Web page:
Things We Don’t Do Part 1: Back Squat

-January 7th, 2020-

This is going to be a series of posts on things/exercises we don’t do at The Dynamic Athlete. There are 3 specific exercises that are very popular that we do not do and this will highlight the 1st.

The Back Squat.

Probably the most well known and used exercise for leg strength, it is an exercise that we do not program.

Now I am not saying squats are bad, in fact every single athlete/adult that trains with us will learn to squat properly as it’s a fundamental movement pattern.

We just will use other variations, like a Goblet Squat or a Front Squat.

There are 3 main reasons we do not use the Back Squat:

1) Compression of the spine.

Would you ever load up a barbell with 200lbs and place it on top of the back of your hand? So why place it on your spine when you can load this movement more effectively other ways?

2) The Lower Back is a Weak Tansducer of Force.

Every single failed squat looks almost the exact same. You squat down, but as you start to stand up the upper body leans forward while the legs actually drive up putting the lumbar spine at risk.

So the legs are strong enough to control the weight, the lower back isn’t strong enough to maintain safe posture. If you know how to squat properly, and load up to get to your maximum weight, every single time you fail it will look the same. So it’s the lower back preventing us from training our legs as much as we need to.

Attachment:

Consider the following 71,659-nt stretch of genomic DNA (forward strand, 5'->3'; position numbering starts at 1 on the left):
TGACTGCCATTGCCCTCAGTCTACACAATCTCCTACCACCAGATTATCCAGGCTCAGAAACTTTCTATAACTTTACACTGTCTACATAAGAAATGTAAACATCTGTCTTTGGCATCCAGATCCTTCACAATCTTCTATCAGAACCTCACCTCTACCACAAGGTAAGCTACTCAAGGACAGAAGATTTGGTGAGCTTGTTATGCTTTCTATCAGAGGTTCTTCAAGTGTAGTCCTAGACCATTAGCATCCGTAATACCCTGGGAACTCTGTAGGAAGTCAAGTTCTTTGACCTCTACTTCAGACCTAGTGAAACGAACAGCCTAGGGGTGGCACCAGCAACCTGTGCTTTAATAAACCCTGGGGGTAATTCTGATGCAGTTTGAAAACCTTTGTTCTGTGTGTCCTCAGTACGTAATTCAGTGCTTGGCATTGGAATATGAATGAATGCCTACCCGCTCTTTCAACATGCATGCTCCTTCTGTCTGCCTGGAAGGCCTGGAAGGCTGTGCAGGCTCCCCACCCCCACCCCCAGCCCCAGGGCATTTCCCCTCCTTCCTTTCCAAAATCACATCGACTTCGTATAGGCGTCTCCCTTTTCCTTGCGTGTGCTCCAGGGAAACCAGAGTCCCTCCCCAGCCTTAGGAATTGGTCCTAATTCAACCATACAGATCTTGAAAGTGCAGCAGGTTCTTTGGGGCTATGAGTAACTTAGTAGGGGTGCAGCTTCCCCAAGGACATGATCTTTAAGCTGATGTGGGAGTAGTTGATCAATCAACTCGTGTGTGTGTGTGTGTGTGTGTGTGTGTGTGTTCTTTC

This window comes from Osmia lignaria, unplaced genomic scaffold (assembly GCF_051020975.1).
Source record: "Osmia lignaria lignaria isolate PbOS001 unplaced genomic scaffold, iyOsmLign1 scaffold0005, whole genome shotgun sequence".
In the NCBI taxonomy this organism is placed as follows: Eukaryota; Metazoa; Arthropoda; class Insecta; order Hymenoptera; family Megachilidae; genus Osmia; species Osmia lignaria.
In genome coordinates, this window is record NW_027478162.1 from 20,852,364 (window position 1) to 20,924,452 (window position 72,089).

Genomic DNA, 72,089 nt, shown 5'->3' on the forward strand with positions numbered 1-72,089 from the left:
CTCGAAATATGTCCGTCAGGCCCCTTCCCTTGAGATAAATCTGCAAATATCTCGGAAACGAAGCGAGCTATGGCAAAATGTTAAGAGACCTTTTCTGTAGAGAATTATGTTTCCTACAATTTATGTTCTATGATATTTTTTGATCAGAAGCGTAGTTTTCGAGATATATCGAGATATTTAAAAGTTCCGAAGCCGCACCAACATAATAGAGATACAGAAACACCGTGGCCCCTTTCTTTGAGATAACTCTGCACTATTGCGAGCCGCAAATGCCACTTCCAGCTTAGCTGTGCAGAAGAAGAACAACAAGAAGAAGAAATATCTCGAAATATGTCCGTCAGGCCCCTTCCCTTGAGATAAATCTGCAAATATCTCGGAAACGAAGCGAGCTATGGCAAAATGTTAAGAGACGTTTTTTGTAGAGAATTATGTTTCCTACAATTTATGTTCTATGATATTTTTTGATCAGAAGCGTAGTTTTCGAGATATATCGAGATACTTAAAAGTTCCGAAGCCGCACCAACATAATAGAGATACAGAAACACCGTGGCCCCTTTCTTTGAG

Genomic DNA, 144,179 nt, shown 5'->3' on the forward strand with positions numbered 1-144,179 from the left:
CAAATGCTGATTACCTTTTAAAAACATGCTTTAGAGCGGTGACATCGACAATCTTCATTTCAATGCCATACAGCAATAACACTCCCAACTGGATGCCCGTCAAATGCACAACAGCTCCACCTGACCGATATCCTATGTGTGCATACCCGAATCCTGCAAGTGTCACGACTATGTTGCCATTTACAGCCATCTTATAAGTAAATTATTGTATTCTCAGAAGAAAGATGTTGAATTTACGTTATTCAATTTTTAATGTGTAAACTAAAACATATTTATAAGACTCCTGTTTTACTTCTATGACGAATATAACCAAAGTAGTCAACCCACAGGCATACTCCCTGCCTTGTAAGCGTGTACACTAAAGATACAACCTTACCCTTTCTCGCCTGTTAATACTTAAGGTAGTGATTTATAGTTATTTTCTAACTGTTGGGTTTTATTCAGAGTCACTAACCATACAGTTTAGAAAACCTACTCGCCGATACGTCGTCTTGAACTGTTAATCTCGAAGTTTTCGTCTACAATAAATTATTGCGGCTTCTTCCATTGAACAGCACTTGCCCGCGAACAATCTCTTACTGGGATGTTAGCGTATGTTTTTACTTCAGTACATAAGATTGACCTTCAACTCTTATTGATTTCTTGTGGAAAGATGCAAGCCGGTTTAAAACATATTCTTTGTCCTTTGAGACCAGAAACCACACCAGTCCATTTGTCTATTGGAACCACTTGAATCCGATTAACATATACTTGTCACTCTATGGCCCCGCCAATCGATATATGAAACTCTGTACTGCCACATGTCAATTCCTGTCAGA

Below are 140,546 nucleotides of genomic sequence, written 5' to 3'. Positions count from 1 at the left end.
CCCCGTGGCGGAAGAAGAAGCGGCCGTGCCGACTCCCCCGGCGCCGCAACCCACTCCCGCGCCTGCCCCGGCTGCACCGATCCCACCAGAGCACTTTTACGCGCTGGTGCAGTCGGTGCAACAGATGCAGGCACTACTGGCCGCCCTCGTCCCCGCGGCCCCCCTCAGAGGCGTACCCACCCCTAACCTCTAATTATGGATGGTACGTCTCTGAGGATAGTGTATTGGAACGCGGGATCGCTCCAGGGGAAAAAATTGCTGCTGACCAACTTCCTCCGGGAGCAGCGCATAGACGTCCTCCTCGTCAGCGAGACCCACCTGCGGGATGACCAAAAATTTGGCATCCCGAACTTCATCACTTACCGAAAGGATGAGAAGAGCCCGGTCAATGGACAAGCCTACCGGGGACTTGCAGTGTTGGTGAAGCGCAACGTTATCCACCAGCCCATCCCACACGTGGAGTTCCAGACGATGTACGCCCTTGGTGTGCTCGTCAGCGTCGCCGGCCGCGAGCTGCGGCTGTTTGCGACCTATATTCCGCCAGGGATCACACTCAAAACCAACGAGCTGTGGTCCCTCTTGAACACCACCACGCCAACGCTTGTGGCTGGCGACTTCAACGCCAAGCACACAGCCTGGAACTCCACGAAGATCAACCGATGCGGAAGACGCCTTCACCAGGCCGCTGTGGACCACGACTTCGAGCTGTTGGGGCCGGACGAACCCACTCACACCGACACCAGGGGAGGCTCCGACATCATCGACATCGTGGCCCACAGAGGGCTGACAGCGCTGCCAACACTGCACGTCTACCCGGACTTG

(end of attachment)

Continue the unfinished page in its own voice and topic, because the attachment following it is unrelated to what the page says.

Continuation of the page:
Which leads us to point 3…

3) Bilateral deficit.

A Back Squat is a Bilateral movement (meaning done on 2 legs). We use Unilateral (Single Leg) movements to help us gain even more leg strength.

Say you can Split Squat (Unilateral) 200lbs with each leg. That would mean that you should be able to Squat 400lbs (Bilateral). 200lbs x 2 legs=400lbs.

But that is never the case! You can never Back Squat as much as 2 times your Split Squat.

As an example when I turned 40 years old I decided I would test myself on the Major 3 Powerlifting lifts: Back Squat, Bench Press, Deadlift. The goal is to combine all your totals and be in the 1000lbs club (spoiler, I hit 1000lbs on the dot!)

I worked up to a 1 rep max on Back Squat at 350lbs. But to get there I was training Split Squatting with 225lbs for 3 reps. There is just no chance I would have come close to 450lbs! I was 100lbs short and giving it my all (and was sore for days).

That is Bilateral Deficit. Add in the fact that almost all sports are played on 1 leg at a time (you run 1 leg at a time, skate 1 leg at a time) and the Unilateral work makes even more sense because you need both legs to be strong and not let your dominant one, dominate.

About the Author

Sean Holmes

The owner and Head Strength Coach of The Dynamic Athlete is Sean Holmes. Sean is also the Strength and Conditioning Coach for the Toronto Rock and a certified strength and conditioning specialist (CSCS) and a youth speed and agility specialist (YSAS).

Leave a Reply

Your email address will not be published. Required fields are marked *

This site uses Akismet to reduce spam. Learn how your comment data is processed.

You may also like these